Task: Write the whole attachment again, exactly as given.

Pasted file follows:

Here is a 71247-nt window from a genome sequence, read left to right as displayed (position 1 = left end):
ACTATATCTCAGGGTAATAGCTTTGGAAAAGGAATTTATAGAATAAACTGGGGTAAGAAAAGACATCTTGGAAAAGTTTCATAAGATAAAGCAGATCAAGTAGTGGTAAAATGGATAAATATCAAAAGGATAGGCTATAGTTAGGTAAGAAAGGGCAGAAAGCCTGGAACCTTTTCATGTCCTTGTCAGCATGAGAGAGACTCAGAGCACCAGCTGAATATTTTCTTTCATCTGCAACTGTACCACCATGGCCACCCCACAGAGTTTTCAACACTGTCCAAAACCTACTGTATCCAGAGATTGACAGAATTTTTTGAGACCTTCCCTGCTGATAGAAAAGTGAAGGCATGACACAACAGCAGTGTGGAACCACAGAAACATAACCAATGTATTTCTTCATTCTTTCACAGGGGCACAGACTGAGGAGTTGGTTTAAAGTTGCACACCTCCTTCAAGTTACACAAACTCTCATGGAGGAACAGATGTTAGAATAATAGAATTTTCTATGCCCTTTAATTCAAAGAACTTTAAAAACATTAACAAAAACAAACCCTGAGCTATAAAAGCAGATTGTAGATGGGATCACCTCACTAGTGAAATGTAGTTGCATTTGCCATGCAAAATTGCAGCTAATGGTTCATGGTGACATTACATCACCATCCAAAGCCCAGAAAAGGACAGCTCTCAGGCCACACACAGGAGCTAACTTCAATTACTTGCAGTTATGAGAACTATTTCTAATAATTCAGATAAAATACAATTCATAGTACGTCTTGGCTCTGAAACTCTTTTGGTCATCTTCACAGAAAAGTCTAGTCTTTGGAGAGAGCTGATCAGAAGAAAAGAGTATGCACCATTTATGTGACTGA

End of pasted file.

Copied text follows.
Here is a 71247-nt window from a genome sequence, read left to right as displayed (position 1 = left end):
ACTATATCTCAGGGTAATAGCTTTGGAAAAGGAATTTATAGAATAAACTGGGGTAAGAAAAGACATCTTGGAAAAGTTTCATAAGATAAAGCAGATCAAGTAGTGGTAAAATGGATAAATATCAAAAGGATAGGCTATAGTTAGGTAAGAAAGGGCAGAAAGCCTGGAACCTTTTCATGTCCTTGTCAGCATGAGAGAGACTCAGAGCACCAGCTGAATATTTTCTTTCATCTGCAACTGTACCACCATGGCCACCCCACAGAGTTTTCAACACTGTCCAAAACCTACTGTATCCAGAGATTGACAGAATTTTTTGAGACCTTCCCTGCTGATAGAAAAGTGAAGGCATGACACAACAGCAGTGTGGAACCACAGAAACATAACCAATGTATTTCTTCATTCTTTCACAGGGGCACAGACTGAGGAGTTGGTTTAAAGTTGCACACCTCCTTCAAGTTACACAAACTCTCATGGAGGAACAGATGTTAGAATAATAGAATTTTCTATGCCCTTTAATTCAAAGAACTTTAAAAACATTAACAAAAACAAACCCTGAGCTATAAAAGCAGATTGTAGATGGGATCACCTCACTAGTGAAATGTAGTTGCATTTGCCATGCAAAATTGCAGCTAATGGTTCATGGTGACATTACATCACCATCCAAAGCCCAGAAAAGGACAGCTCTCAGGCCACACACAGGAGCTAACTTCAATTACTTGCAGTTATGAGAACTATTTCTAATAATTCAGATAAAATACAATTCATAGTACGTCTTGGCTCTGAAACTCTTTTGGTCATCTTCACAGAAAAGTCTAGTCTTTGGAGAGAGCTGATCAGAAGAAAAGAGTATGCACCATTTATGTGACTGA